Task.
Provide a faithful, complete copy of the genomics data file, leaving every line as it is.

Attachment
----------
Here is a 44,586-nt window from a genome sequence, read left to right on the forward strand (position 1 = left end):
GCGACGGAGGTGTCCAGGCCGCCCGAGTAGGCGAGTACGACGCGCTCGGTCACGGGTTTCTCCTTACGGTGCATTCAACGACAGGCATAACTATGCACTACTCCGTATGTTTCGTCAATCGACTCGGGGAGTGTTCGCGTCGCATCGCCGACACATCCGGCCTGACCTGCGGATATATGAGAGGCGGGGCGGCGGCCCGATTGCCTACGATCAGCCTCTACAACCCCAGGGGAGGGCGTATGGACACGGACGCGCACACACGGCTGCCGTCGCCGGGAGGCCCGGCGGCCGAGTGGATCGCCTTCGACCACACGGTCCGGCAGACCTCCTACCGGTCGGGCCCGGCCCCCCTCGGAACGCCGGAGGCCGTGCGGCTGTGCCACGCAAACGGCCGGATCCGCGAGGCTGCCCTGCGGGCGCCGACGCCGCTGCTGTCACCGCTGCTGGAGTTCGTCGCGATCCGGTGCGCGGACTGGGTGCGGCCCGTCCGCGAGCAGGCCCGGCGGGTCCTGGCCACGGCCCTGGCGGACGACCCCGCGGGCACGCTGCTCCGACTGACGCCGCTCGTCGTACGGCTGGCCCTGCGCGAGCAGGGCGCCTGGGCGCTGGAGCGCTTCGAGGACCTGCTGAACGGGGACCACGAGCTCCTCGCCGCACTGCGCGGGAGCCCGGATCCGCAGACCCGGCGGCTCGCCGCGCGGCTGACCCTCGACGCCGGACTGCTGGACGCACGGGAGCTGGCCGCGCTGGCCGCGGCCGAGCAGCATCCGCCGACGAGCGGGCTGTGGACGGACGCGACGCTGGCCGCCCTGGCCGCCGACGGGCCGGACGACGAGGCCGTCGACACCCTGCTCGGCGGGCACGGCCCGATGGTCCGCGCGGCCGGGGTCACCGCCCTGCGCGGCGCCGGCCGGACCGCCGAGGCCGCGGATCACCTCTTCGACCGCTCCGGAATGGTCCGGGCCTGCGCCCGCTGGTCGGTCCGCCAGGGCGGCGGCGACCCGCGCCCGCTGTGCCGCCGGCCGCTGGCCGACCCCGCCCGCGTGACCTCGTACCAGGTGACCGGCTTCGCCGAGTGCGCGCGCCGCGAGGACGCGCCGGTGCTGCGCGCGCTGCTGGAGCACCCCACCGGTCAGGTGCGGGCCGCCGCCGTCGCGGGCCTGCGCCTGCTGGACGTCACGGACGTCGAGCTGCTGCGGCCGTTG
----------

Here is a 44,586-nt window from a genome sequence, read left to right on the forward strand (position 1 = left end):
GCGACGGAGGTGTCCAGGCCGCCCGAGTAGGCGAGTACGACGCGCTCGGTCACGGGTTTCTCCTTACGGTGCATTCAACGACAGGCATAACTATGCACTACTCCGTATGTTTCGTCAATCGACTCGGGGAGTGTTCGCGTCGCATCGCCGACACATCCGGCCTGACCTGCGGATATATGAGAGGCGGGGCGGCGGCCCGATTGCCTACGATCAGCCTCTACAACCCCAGGGGAGGGCGTATGGACACGGACGCGCACACACGGCTGCCGTCGCCGGGAGGCCCGGCGGCCGAGTGGATCGCCTTCGACCACACGGTCCGGCAGACCTCCTACCGGTCGGGCCCGGCCCCCCTCGGAACGCCGGAGGCCGTGCGGCTGTGCCACGCAAACGGCCGGATCCGCGAGGCTGCCCTGCGGGCGCCGACGCCGCTGCTGTCACCGCTGCTGGAGTTCGTCGCGATCCGGTGCGCGGACTGGGTGCGGCCCGTCCGCGAGCAGGCCCGGCGGGTCCTGGCCACGGCCCTGGCGGACGACCCCGCGGGCACGCTGCTCCGACTGACGCCGCTCGTCGTACGGCTGGCCCTGCGCGAGCAGGGCGCCTGGGCGCTGGAGCGCTTCGAGGACCTGCTGAACGGGGACCACGAGCTCCTCGCCGCACTGCGCGGGAGCCCGGATCCGCAGACCCGGCGGCTCGCCGCGCGGCTGACCCTCGACGCCGGACTGCTGGACGCACGGGAGCTGGCCGCGCTGGCCGCGGCCGAGCAGCATCCGCCGACGAGCGGGCTGTGGACGGACGCGACGCTGGCCGCCCTGGCCGCCGACGGGCCGGACGACGAGGCCGTCGACACCCTGCTCGGCGGGCACGGCCCGATGGTCCGCGCGGCCGGGGTCACCGCCCTGCGCGGCGCCGGCCGGACCGCCGAGGCCGCGGATCACCTCTTCGACCGCTCCGGAATGGTCCGGGCCTGCGCCCGCTGGTCGGTCCGCCAGGGCGGCGGCGACCCGCGCCCGCTGTGCCGCCGGCCGCTGGCCGACCCCGCCCGCGTGACCTCGTACCAGGTGACCGGCTTCGCCGAGTGCGCGCGCCGCGAGGACGCGCCGGTGCTGCGCGCGCTGCTGGAGCACCCCACCGGTCAGGTGCGGGCCGCCGCCGTCGCGGGCCTGCGCCTGCTGGACGTCACGGACGTCGAGCTGCTGCGGCCGTTG